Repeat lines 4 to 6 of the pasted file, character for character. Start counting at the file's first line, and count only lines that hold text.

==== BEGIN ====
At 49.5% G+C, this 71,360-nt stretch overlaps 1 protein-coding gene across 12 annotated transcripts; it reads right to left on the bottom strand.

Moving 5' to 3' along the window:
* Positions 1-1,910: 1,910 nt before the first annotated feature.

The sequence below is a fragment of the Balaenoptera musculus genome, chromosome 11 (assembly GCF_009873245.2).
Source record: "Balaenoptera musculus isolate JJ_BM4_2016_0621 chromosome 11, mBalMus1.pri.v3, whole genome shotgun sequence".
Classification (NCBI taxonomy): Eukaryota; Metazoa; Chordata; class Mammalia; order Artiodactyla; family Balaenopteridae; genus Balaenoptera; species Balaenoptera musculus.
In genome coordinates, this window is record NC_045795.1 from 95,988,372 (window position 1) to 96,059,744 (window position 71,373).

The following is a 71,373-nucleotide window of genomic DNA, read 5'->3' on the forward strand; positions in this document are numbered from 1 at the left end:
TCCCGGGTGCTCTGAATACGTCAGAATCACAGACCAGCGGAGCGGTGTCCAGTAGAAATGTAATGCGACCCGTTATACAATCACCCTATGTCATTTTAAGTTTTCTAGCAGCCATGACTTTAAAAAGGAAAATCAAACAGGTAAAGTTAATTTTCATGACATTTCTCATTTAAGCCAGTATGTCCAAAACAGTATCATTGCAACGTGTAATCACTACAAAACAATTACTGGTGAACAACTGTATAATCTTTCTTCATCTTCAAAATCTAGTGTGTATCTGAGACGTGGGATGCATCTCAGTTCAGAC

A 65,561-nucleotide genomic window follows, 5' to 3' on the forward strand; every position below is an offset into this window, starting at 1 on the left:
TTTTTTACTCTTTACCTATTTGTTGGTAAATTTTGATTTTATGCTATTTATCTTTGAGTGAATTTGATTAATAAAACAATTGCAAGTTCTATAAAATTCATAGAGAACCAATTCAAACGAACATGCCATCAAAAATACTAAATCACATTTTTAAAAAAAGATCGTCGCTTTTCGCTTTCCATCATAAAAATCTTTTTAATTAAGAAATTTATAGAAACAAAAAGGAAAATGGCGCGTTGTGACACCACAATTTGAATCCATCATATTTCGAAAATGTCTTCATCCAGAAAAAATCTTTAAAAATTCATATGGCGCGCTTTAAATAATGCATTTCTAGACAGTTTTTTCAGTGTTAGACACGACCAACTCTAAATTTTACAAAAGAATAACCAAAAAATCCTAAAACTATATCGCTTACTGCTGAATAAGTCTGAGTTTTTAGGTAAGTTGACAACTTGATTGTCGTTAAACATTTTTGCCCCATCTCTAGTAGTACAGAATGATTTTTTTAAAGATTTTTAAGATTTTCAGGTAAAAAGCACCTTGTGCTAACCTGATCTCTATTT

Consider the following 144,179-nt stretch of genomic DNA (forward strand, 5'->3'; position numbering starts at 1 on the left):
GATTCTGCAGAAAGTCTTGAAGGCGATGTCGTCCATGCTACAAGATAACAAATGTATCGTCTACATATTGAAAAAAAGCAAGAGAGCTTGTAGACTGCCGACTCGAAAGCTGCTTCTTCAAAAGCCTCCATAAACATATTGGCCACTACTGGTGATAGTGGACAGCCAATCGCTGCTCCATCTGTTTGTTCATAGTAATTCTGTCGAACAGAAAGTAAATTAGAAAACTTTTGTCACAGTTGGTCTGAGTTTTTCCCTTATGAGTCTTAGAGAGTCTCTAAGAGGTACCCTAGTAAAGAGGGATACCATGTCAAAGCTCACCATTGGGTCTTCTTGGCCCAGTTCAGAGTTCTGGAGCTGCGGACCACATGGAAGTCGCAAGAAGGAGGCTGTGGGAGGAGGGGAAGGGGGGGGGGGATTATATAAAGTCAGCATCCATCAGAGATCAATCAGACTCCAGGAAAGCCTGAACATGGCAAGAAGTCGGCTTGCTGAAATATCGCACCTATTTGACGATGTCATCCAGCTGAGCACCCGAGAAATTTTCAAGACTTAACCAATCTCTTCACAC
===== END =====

The sequence below is a fragment of the Balaenoptera musculus genome, chromosome 11 (assembly GCF_009873245.2).
Source record: "Balaenoptera musculus isolate JJ_BM4_2016_0621 chromosome 11, mBalMus1.pri.v3, whole genome shotgun sequence".
Classification (NCBI taxonomy): Eukaryota; Metazoa; Chordata; class Mammalia; order Artiodactyla; family Balaenopteridae; genus Balaenoptera; species Balaenoptera musculus.